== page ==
William Lowndes Yancey and the Coming of the Civil
War. By Eric H. Walther. (Chapel Hill, NC: University of North Carolina Press, 2006. xi, 477 pp.
Acknowledgments, introduction, legacy, bibliography, index. Cloth $39.95, ISBN 0-8078-3027-5). This review is slated for publication in the journal Louisiana History.
With the 1993 publication of The Fire Eaters (LSU Press) Eric H. Walther established himself as one of the leading historians of the most radical sect of southern political leaders of the 1850’s. That earlier study included William L. Yancey who is the subject of his most recent biography. Yancey, along with Robert B. Rhett, Edmund Ruffin, and Louis T. Wigfall and others stood out owing to their adherence to secession as a means to securing Southern liberty, honor and ultimately the protection of slavery, and not simply as a way to gain concessions from the North. In drawing these discussions Walther demonstrated that not all Southern radicals could properly be classified as fire-eaters; however, the latter camp did represent the interests of many white
Southerners and their views were met with widespread support. The fire-eaters were a diverse group that did not always agree with one another, but their agreement that the federal government constituted a threat to Southern society suggests that secession was not a conspiracy, but a reflection of a deeply embedded commitment to defend the interests of a slave society.
Walther’s most recent book offers a detailed and sympathetic examination of how William L. Yancey evolved into one of the South’s most vocal fire-eaters of the antebellum period, Confederate senator and commissioner to England. Walther’s Yancey is complex and his personal journey into becoming a radical was anything but pre-determined. In achieving these ends Walther does not shun the categories of psychohistory; in fact, he refers to Yancey’s “search for
order” and a need to find a substitute for his stepfather, the Reverend Nathan Beman, who was both abusive and an ardent abolitionist. “The violence of his youth” writes Walther, “planted the seeds of violent acts later in his life, affairs of honor that won him the respect of many in the South.” (374) Yancey spent his early years in the North and was educated at Williams College before moving to South Carolina where he edited a newspaper and studied law under the direction of Benjamin Perry who argued against John Calhoun’s theory of nullification. Yancey adopted the unionist views of his mentor before moving to Alabama where he was then influenced by his cousin Jesse Beene and Dixon H. Lewis who was one of the leading states’ rights Democrats. In 1841 Yancey was elected t as a congressman.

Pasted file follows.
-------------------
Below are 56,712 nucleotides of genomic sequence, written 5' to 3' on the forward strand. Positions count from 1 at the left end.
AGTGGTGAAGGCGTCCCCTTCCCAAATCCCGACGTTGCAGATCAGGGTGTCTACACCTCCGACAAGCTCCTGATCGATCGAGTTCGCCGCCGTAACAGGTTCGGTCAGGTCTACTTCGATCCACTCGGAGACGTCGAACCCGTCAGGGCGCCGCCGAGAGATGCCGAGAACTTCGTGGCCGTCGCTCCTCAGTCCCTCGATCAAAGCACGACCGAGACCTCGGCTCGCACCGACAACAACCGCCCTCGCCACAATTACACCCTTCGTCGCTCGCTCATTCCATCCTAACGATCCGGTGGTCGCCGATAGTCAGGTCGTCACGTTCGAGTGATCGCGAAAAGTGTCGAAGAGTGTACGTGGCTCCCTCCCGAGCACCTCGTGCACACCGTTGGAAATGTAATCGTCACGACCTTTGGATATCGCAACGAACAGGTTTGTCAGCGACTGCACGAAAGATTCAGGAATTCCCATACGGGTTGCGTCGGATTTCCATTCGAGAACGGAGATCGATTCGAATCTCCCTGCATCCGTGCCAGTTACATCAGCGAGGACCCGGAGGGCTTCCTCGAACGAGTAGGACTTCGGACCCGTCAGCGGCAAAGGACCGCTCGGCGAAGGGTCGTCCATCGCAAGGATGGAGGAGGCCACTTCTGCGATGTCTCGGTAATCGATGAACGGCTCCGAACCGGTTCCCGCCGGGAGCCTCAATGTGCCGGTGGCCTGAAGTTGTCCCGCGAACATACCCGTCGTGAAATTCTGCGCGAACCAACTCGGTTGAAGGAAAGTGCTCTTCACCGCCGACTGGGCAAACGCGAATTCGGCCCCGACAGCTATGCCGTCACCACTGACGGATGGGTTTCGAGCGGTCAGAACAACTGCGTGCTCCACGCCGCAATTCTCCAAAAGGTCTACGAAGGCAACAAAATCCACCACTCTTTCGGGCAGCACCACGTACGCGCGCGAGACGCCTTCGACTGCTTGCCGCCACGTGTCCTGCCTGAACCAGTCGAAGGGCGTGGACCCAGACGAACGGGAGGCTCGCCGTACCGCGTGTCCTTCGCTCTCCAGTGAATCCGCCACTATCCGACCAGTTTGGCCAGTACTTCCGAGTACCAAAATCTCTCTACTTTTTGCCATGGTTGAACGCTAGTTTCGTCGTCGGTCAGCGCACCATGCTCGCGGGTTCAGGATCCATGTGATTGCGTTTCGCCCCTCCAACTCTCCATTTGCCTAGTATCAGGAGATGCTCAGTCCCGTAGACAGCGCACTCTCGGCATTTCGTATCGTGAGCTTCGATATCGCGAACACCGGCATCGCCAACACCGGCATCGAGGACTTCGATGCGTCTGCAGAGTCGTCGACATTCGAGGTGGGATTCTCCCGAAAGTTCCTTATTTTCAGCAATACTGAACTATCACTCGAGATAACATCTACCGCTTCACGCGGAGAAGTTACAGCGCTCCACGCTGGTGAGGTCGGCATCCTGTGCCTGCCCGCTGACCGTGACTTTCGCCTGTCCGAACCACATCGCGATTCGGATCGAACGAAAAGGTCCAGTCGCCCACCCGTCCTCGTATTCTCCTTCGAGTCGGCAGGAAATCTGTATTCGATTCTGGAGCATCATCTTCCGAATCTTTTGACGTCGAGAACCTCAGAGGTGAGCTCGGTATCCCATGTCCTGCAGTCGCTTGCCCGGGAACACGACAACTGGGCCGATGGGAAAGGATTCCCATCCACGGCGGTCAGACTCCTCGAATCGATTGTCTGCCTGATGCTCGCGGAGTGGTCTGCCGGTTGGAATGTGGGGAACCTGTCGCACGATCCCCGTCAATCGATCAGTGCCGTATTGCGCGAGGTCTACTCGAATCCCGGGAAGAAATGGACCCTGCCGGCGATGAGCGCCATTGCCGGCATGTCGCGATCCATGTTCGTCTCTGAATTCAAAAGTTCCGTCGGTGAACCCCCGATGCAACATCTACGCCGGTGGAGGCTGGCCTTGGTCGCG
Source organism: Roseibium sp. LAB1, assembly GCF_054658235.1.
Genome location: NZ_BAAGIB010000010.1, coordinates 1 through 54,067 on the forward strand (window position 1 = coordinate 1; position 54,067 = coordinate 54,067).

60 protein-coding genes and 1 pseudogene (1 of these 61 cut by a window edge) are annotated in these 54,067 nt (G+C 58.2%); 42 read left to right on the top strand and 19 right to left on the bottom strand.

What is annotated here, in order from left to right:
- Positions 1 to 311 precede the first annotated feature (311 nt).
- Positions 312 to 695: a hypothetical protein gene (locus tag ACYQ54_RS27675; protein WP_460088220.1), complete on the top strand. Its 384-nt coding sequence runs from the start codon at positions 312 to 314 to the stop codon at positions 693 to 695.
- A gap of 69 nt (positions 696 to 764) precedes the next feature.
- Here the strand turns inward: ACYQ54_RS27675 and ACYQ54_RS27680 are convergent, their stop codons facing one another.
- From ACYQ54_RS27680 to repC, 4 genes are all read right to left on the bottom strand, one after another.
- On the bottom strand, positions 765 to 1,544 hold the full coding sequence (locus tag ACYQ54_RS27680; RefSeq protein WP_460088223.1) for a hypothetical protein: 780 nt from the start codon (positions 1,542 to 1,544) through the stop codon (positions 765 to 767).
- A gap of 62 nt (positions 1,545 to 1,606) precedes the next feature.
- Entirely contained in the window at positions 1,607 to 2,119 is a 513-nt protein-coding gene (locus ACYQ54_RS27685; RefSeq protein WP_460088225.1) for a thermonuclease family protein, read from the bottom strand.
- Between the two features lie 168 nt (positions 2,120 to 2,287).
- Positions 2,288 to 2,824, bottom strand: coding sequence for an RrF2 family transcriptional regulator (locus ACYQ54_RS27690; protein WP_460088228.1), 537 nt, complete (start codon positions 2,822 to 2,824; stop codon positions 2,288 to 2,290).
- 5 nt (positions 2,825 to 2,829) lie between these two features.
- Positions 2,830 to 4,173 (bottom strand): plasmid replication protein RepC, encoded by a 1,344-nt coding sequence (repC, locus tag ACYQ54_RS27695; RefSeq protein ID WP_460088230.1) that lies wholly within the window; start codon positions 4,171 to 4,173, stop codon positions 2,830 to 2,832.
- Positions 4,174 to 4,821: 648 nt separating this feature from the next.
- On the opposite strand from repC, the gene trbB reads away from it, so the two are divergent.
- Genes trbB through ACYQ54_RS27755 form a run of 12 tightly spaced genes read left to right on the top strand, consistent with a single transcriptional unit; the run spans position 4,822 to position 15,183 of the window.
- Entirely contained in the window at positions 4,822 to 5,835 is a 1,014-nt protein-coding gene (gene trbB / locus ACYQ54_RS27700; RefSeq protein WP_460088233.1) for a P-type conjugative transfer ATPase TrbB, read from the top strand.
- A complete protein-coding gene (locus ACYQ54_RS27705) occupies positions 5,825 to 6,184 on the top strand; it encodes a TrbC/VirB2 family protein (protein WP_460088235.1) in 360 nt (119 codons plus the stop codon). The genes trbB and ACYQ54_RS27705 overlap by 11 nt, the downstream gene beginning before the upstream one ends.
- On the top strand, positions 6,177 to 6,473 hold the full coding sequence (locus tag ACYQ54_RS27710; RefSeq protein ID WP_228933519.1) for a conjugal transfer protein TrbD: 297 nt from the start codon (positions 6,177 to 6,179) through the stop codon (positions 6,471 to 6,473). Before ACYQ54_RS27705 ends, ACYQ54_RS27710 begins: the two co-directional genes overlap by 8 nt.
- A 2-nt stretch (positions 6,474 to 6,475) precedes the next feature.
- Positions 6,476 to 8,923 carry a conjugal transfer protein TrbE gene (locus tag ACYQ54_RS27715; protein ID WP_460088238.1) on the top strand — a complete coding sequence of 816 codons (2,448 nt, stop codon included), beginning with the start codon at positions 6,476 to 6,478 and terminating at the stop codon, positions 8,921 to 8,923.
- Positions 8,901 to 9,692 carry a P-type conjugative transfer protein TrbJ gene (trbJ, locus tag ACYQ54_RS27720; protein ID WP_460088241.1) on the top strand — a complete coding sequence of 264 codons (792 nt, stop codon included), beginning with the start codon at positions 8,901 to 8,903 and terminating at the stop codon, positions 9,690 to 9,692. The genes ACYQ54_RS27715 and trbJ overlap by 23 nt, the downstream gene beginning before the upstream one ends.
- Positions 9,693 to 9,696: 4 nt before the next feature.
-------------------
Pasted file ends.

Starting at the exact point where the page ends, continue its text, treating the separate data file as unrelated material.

This drive to maintain order and his fervent defense of his personal values and honor led to both and incident in 1838 where he fatally shot his wife’s uncle and a duel with North Carolina congressman Thomas L. Clingman. Yancey’s outbursts and attacks in congress against some of the more notable northern politicians such as John Q. Adams and Daniel Webster won Yancey much support and influence. However, even with strong statements insupport of the “Alabama Platform” and against the Compromise of 1850, according to Walther, Yancey only moved beyond a need to please political mentors following the death of Calhoun.
Throughout the 1850’s Yancey’s political convictions grew more radical than those of his mentors and became associated with a growing group that viewed the Union only as a means to protecting the interests of white southerners and secession as a viable alternative in case the federal government failed in that
responsibility. In 1859, Yancey urged the calling of a convention by the state of Alabama, in the event of the election of the Republican candidate for president in 1860. At the Democratic convention of 1860, he and other southern extremists withdrew. In March 1861, he was sent by Provisional
President Jefferson Davis as the Confederacy’s first Commissioner to England and France, seeking recognition. Following his return to Alabama in 1862, Yancey was elected to the Senate of the Confederacy, and served until his death on July 27 1863. Walther shows that although Yancey clashed with President Davis over constitutional principles and the growing power of the Confederate government he remained willing to negotiate for the benefit of the country that he helped bring about. Yancey died at the age of forty-nine due to kidney failure.
Eric H. Walther has succeeded in crafting a sympathetic and analytical biography of Yancey that reveals as much about the society and politics of the Deep South as it does about his own complex and controversial public life.